The Office of the Australian Information Commissioner (OAIC) has released its second six-monthly report on the privacy and security of Australia's controversial COVIDSafe app.
While there were no reports of breaches, no complaints made, and no investigations underway, the OAIC said the app, paraded by Prime Minister Scott Morrison as "digital sunscreen", was the subject of 14 "enquiries".
This comprised 12 enquiries from individuals and two from businesses during the period 16 November 2020 to 15 May 2021.
"We provided general information in response to 11 enquiries and provided assistance on how to make a complaint in response to three enquiries," the report [PDF] said.
During Senate Estimates last month, Information and Privacy Commissioner Angelene Falk said the OAIC, by the end of April, received around 25 inquiries from members of the public seeking information about COVIDsafe and their privacy rights.
Breaking down the types of enquiries, the report said the OAIC received 10 enquiries raising general issues or concerns about COVIDSafe, including an enquiry about the changes to the Privacy Act relating to COVIDSafe and an enquiry from an individual seeking to delete data uploaded to the National COVIDSafe Data Store.
The OAIC also received four enquiries about a request to download or use COVIDSafe, which the report explained as an enquiry about a venue refusing an individual entry unless they used COVIDSafe or signed in using a QR code and an enquiry about whether an employer could require an employee to download COVIDSafe.
The legislation wrapped around COVIDSafe prevents a directive from an employer or venue to require the app's download.
Falk told Senators last month the OAIC has implemented a series of assessments or audits of the COVIDSafe app, which she said assess the privacy safeguards in relation to the Privacy Act and follow the "information lifecycle" of the COVIDsafe app.
"We're assessing the security and access protections to the national COVIDSafe's data storage facility," she said. "We're also assessing the manner in which information is accessed by the states and territories. And the legislation passed by Parliament at this time last year, gave my office jurisdiction in relation to the states and territories handling of that COVIDSafe app data."
The OAIC has four assessments underway. The report said the OAIC has progressed draft reports for all of them.
The agency also provided guidance for state and territory health authorities regarding COVIDSafe and COVID app data during the reported period.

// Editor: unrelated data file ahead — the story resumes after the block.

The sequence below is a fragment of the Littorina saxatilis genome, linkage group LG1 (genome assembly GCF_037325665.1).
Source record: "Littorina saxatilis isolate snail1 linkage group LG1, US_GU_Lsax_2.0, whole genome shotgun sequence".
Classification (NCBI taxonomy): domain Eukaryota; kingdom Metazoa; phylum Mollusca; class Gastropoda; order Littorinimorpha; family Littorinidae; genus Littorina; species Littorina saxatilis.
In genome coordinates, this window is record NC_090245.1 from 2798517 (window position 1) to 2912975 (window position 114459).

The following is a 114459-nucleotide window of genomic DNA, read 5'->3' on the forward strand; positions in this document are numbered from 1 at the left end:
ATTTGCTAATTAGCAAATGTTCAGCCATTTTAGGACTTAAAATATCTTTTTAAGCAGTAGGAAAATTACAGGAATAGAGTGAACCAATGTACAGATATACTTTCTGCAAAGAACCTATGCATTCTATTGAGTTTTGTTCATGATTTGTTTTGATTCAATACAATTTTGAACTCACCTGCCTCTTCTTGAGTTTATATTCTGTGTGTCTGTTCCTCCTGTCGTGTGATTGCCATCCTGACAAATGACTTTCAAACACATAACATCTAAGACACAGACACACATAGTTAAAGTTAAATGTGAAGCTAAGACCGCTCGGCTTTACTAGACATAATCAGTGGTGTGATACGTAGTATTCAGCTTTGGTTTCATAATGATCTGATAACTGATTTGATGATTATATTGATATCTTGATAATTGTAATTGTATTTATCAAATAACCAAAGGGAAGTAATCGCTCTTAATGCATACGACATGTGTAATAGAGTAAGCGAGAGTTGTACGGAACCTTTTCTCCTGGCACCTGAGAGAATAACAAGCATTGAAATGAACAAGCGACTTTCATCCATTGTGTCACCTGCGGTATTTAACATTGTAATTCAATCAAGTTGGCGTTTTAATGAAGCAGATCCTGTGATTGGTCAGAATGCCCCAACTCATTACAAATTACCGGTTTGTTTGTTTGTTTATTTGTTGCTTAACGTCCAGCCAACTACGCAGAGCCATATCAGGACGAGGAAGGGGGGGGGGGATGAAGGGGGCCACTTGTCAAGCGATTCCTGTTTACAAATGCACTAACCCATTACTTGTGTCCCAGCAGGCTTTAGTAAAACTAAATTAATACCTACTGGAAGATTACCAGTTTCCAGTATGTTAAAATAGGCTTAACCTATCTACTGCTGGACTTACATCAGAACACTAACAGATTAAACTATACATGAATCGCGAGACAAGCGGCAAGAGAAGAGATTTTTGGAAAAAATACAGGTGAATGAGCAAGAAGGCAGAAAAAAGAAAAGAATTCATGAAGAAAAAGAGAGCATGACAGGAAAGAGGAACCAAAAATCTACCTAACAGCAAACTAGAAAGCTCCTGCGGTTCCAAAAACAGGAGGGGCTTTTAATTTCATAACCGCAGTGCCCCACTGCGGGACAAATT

Also included in the OAIC document is a report from the Inspector-General of Intelligence and Security (IGIS).
IGIS reviewed the compliance of agencies it has oversight of between 16 November 2020 and 15 May 2021 and said it remained satisfied that these agencies have appropriate policies and/or procedures in place and are taking reasonable steps to avoid the intentional collection of COVID app data.
"IGIS staff have conducted inspections of these agencies to determine whether COVID app data that has been collected incidentally as part of agency functions has not been accessed or used, and that any COVID app data has been deleted as soon as practicable after the agency becomes aware it has been collected," IGIS wrote in its brief report.
"While relevant agencies have incidentally collected COVID app data, which the Privacy Act recognises may occur, IGIS had found that there is no evidence to suggest that these agencies have deliberately targeted or have decrypted, accessed, or used such data."
IGIS has not received any complaints or public interest disclosures about COVIDSafe app data, but said there were ongoing discussions between relevant parties regarding the application of the prohibition against "disclosure" as set out in the Privacy Act.
COVIDSafe, according to the Digital Transformation Agency, had picked up 567 close contacts not found through my manual contact tracing, a large increase on the previous number of 17 contacts. The agency said there have been 779 uploads to the National Data Store since inception last year.
Earlier this week, the government of Western Australia introduced legislation that would keep the information obtained via the SafeWA check-in app by contact tracers away from the state's law enforcement authorities.
The state currently lacks protections for such information, with WA Police having used it to investigate "two serious crimes".
"The system was introduced in the middle of the global pandemic and while access to this information was lawful, the WA government's intention was for contact registers to only be used for contact tracing purposes," the government said.
"Information collected through the SafeWA app has never been able to be used for commercial purposes. This will remain the case under the new legislation."
The ABC on Wednesday reported the state government was forced to introduce legislation after failing to reach an agreement with police. The report indicates Premier Mark McGowan found out in April that police were accessing the data to find witnesses to a number of serious crimes, including a murder, but was previously unaware.
"We attempted to negotiate an agreement with the police. They advised that it was lawful, and they couldn't not do things that are lawful," he told ABC Radio Perth.
WA Police Commissioner Chris Dawson said the circumstances that required access to the SafeWA data were exceptional.
"I accept that people don't always read fine print on insurance policies or whatever, and this is a very important principle, but the police have only got information twice out of 240 million transactions and they were exceptional circumstances, and it is lawful," he said, speaking on 6PR radio.
"Police have a duty to investigate crime, and we're talking about a man who was shot in a public arena with an allegedly high-powered weapon, and other people were injured."
The state opposition has called it "a breach of trust".